And you Asian students? That goes double for you. You know who you are?don't make me come and get you. Don't be shy. Look at me--I went into the liberal arts which, for a Chinese father, is like pole-dancing.

I'm not saying mothers can't be disappointed at graduation-- Mine said she disappointed mostly by what I wore-

But I think fathers--or father-shaped objects or male mentors--resonate most here, as Caltech is a campus predominantly built. . . by fathers. Certainly women continue to gain presence-- For instance, I'm thrilled that my classmate Julia Kornfield is full professor here in Chemical Engineering. . .leading a graduating class of all women in chem. e.

We've come a long way, baby, from where we first met in 1979, on Caltech's first women's volleyball team. . . Woo! Which was great fun-- But unfortunately as females were still a new phenomenon on campus our athletic mascot remained "the Caltech. . .. beaver." So when we ran out onto the court at games, our fans would bravely yell, "Goooooo Beavers!" Never mind.

So yes, more women will continue to enter its history books, but for me Caltech, look around you, has always felt like a land of kings-- Its heroes the fathers of modern chemistry, biology, physics, neuroscience. . . Who give name to the stately buildings-- Kerchkoff, Church, Von Karman-- busts of male elders surprise one at every garden turn, and oil paintings, including, most famously, in the Atheneum dining room, Caltech's Holy Trinity. . . Not Father, Son and Holy Ghost, but Noyes, Hale, and the virtual George Washington of Caltech, in full academic regalia, Robert Millikan.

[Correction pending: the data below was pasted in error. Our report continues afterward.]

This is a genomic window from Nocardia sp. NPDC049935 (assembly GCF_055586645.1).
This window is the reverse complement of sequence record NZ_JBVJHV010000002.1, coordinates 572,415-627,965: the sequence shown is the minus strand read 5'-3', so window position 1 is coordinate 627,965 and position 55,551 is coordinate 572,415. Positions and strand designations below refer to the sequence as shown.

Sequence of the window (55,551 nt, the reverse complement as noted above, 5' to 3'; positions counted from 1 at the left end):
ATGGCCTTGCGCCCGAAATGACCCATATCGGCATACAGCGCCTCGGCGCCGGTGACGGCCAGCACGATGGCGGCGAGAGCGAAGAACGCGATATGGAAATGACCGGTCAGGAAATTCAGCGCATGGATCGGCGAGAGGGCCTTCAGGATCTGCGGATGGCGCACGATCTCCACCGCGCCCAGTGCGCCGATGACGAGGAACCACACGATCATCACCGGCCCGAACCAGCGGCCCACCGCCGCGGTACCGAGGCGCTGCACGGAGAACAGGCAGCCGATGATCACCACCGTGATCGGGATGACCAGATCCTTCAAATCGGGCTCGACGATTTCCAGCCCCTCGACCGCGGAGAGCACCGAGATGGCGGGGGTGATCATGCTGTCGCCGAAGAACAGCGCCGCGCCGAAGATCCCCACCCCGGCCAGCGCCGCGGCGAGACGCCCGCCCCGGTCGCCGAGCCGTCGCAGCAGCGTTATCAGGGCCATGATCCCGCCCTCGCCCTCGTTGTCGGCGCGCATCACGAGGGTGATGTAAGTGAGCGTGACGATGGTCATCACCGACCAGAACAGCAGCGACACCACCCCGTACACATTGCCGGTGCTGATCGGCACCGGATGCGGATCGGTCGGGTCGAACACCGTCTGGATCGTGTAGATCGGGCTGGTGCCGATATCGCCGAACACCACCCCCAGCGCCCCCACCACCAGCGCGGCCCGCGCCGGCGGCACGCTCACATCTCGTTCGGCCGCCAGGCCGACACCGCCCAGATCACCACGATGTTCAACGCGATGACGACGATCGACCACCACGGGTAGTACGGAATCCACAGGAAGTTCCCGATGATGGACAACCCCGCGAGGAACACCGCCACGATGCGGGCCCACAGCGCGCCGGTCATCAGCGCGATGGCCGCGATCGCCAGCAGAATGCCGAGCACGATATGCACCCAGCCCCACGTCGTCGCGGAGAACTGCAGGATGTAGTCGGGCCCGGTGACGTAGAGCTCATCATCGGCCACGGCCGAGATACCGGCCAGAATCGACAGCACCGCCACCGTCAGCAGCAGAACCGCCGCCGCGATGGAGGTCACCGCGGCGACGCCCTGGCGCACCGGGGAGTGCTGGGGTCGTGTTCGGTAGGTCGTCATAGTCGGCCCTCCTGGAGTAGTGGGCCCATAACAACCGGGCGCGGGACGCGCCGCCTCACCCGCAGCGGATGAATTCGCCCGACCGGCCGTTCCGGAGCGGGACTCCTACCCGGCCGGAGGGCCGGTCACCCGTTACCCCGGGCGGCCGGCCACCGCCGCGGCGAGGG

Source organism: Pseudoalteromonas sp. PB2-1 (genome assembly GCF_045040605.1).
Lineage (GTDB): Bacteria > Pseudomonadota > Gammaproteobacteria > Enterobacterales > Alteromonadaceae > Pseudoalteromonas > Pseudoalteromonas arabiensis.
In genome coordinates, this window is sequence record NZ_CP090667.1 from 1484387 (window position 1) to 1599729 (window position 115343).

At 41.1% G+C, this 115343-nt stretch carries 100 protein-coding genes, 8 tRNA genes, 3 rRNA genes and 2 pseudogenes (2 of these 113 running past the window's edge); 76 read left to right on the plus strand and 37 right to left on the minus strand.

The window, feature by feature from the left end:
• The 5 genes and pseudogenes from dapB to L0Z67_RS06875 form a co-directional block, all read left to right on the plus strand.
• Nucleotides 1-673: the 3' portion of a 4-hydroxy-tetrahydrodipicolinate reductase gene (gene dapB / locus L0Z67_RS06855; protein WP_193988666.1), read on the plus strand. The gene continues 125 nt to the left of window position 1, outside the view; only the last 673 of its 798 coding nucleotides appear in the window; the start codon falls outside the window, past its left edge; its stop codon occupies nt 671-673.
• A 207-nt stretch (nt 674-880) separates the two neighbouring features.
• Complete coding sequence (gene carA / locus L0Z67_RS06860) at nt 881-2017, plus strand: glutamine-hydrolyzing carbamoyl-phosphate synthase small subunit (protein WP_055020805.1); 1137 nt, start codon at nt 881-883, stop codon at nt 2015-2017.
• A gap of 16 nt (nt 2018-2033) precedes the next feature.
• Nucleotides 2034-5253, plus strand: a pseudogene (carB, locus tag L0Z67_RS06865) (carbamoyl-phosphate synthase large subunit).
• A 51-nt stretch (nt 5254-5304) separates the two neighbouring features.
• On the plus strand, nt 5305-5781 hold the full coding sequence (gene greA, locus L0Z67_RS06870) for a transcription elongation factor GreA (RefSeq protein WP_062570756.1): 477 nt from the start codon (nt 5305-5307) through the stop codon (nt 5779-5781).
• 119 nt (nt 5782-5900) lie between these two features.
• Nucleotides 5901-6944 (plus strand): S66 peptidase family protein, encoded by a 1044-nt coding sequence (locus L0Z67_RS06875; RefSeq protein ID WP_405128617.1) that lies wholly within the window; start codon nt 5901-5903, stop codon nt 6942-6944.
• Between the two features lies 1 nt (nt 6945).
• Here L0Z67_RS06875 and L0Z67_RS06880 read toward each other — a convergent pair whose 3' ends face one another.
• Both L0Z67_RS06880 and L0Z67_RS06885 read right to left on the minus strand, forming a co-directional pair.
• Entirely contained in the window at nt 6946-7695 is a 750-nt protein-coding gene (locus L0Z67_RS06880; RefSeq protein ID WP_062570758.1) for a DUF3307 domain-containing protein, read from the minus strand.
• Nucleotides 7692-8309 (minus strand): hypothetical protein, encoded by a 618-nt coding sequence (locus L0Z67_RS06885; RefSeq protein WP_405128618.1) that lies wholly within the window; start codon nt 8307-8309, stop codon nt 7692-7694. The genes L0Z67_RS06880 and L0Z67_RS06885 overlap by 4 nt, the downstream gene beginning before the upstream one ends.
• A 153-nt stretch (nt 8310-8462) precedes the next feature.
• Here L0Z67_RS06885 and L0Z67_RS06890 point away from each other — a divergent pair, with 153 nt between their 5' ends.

As a female I must say I'm happy to be standing in front the most double-X chromosome-suggesting building on campus, the giant Beckman wedding cake.

But while Caltech is beautiful, at some point I think the weight of all these glowering Caltech fathers looking down on you can be daunting for a young person. Think of Amadeus, of Mozart cringing under his father's portrait-- Father-worship being important, but. . . it doesn't tell the whole story, does it?

Consider, in the Dabney House courtyard, the bas-relief of a kind of Last Supper. . .. Except the apostles are named Archimedes, Euclid, Copernicus, Newton, Pasteur, da Vinci, Darwin, Franklin, who are all paying homage to a Christ-like. . . Richard Feynman. The pomp, the saintliness. . . Lovely to look at, but is this really how one should remember Feynman?

Dramatic pause. And here we go--a Caltech commencement tradition--finishing with the obligatory Feynman story-- That. . .. brings it all together.

Here's mine. Flashback to 1979-- We are freshmen in Page House, in a glaze from our first "infinite time" exam. . . Which has triggered our first "all-nighter"--known as: "Borrowing from tomorrow to pay for yesterday, today." (It's hard to figure out, I know). And in walks our first after-dinner guest--author of those great red bibles: The Feynman Lectures on Physics. Feynman. It's Feyman! Nobel Prize laureate in physics. We freshmen sit stunned, our mouths hanging open as he talks. And Feynman, a brilliant anecdotalist who's used to going into a room and just killing-

Well he sees we're in a glaze, and so, to perk things up, in describing electromagnetic induction, where a magnetic coil pulls a needle in, out, in, out. . . He suddenly stops, in amazement, and erupts comedically, in his thick Bronx accent: "Look at that! It's little like?.

And then--to our shock--he utters a non-FCC approved word for which, on public radio last year, I got fired-

So I won't say it again but you may figure it out if you consider that Feynman's own commencement speech right here. . . in '74 began with Feynman's famous riff on pseudoscience which features. . . a naked woman getting a massage at Esalen. And he doesn't mean Madame Curie.